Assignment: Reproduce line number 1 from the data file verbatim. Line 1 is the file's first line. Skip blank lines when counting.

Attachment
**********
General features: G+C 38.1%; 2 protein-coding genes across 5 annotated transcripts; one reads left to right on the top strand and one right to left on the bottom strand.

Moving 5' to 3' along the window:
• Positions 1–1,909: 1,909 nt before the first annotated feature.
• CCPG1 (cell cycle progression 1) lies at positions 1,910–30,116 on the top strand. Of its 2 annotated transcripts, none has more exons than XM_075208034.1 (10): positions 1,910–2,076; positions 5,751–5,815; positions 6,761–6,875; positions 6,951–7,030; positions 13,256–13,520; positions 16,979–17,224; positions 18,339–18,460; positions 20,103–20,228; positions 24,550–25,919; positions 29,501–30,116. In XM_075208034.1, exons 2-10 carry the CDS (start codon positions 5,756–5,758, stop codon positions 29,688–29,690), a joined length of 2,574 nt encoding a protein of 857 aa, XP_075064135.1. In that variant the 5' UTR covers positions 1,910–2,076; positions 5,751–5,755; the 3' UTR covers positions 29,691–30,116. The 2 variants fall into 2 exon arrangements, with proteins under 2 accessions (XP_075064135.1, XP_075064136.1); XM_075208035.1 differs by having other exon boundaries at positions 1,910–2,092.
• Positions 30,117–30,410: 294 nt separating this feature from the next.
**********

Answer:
General features: G+C 38.1%; 2 protein-coding genes across 5 annotated transcripts; one reads left to right on the top strand and one right to left on the bottom strand.